A few weeks ago I wrote about how I take my ears on and off all the time in my day-to-day life, and Beverly commented something that hit home:
The key to hearing better longer is to keep your auditory nerves and brain active and NOT let them atrophy. Through the use of hearing aids you’ll enjoy a better quality of hearing longer. Put them in and forget about them.
It reminded me of my father’s first time with glasses. Something like twenty years ago, he had to begin to wear glasses; at the normal age when eyes become less flexible and arms need to be longer and longer because you can’t adjust your eyesight the way you did when you were younger.
His first reaction was “Oh wow, it’s better” and then went on to “Actually no, wait now, we have to talk it through again”. Ring any bells?
Continue reading “Training and Straining”
Again and again, when I talk about my hearing loss and my role as Open Ears editor, people tell me about their relative, acquaintance, or friend who has hearing loss of some degree, got hearing aids, but never wears them. This is a well-known problem in the industry, of course. I haven’t done checking out the existing research on the topic, but after an umpteenth discussion — and a failed fitting in my history — I do have a few thoughts to share.
Continue reading “So Many Failed Fittings”
Over the last couple of months, I’ve been trying out a variety of hearing aids as part of my newly-found “guinea pig” position at Phonak. As a geek, I love playing with new technology and trying things out. As a person with hearing loss, I’m curious about how good things can get for me.
One of the challenges I’ve come upon trying out hearing aid solutions is confusion. You know what happens when you’re shopping for perfumes, and after a (short) while you can’t distinguish smells anymore? That’s a bit what it feels like with sound. Maybe it has to do with the rather strong “habituation” component there is in the way we process sound.
Some situations are clear-cut: for example, after trying out the Bolero Q90 hearing aids for a few weeks, I switched back to my Widex Clear 330 ones to see if I could spot a “reverse difference”. One situation where there was no debate was at the vet’s: I’d been going there regularly throughout my Bolero trial, and when I went back with my Widex aids in, I really struggled to understand what my vet was saying. The room is a bit echoey and she speaks quite fast. To make extra sure I wore the Boleros next time around.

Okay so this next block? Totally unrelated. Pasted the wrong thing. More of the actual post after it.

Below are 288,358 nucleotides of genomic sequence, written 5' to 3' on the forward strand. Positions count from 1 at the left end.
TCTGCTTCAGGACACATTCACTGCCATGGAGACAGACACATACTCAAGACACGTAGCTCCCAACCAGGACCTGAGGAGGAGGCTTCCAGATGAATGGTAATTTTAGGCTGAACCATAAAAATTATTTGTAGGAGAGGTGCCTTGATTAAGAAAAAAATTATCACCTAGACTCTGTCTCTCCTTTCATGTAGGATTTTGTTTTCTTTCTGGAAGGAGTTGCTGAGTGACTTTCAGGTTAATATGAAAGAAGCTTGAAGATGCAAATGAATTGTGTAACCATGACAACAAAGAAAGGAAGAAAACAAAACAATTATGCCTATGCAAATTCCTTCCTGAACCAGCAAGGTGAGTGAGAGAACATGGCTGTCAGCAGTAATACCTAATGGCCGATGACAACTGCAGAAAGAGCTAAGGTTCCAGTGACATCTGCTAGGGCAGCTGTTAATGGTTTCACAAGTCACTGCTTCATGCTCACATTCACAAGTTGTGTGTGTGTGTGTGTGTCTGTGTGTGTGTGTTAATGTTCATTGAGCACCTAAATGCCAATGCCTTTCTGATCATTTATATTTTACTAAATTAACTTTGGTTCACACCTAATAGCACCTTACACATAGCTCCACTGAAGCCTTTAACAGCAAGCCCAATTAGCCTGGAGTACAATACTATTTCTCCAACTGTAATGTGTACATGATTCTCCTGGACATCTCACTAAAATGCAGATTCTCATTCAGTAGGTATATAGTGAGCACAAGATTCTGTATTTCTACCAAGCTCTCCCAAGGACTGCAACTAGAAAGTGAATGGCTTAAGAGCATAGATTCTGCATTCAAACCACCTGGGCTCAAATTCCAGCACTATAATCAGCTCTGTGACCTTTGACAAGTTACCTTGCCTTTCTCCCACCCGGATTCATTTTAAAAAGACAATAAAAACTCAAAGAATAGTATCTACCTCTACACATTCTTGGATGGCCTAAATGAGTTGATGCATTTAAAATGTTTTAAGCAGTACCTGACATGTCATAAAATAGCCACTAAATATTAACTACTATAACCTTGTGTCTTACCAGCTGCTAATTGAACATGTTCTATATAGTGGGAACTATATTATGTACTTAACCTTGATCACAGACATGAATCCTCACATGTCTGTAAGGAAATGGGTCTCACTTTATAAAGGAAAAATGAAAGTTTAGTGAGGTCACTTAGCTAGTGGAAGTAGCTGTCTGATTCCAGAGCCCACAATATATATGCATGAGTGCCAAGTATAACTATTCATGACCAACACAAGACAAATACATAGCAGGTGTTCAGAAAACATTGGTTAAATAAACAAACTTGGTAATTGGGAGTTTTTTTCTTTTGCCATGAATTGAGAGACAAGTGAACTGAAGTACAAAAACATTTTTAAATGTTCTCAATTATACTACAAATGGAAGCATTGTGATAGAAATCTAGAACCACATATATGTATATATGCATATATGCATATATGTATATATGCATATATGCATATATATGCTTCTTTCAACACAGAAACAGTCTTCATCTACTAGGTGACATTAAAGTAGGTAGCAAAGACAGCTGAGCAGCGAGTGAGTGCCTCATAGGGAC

Continue reading “About Being Confused”
The 8th to 12th September is Lipreading Awareness Week in the UK and so my post is in honour of the Lipreading tutors around the world. Thank you for all you do!
When I got my first analogue aid, I shoved it in a drawer because it amplified everything and the sounds of cutlery or a running tap scared the living daylights out of me. Nobody checked up on me and it was left up to me to ask to be referred to a different hospital where I’d discovered they were (at that time) trialling the use of digital hearing aids.
At the second hospital, I was given an ‘in the ear’ aid and told to ‘build up use gradually from an hour a day to all day’. The hearing aid was set far too loud and the audiologist refused to turn it down to make it bearable (let alone comfortable) and so, it too got shoved in a drawer never to see the light of day again.
I then enrolled on a lipreading class.
Continue reading “Thank You to All the Lipreading Tutors Out There”
With the early days of hearing aid wonder hearing behind me, I sometimes find myself forgetting them. The other day, it happened again. I left home and realised just in time that I didn’t have my ears with me.
I blame my morning shower. I have to wait until my ears are completely dry to put my hearing aids in. By that time I’m up and about and out of my “waking up and getting started” routine. What is the best solution to this? I definitely haven’t found it yet.
Continue reading “Depending on my Hearing Aids”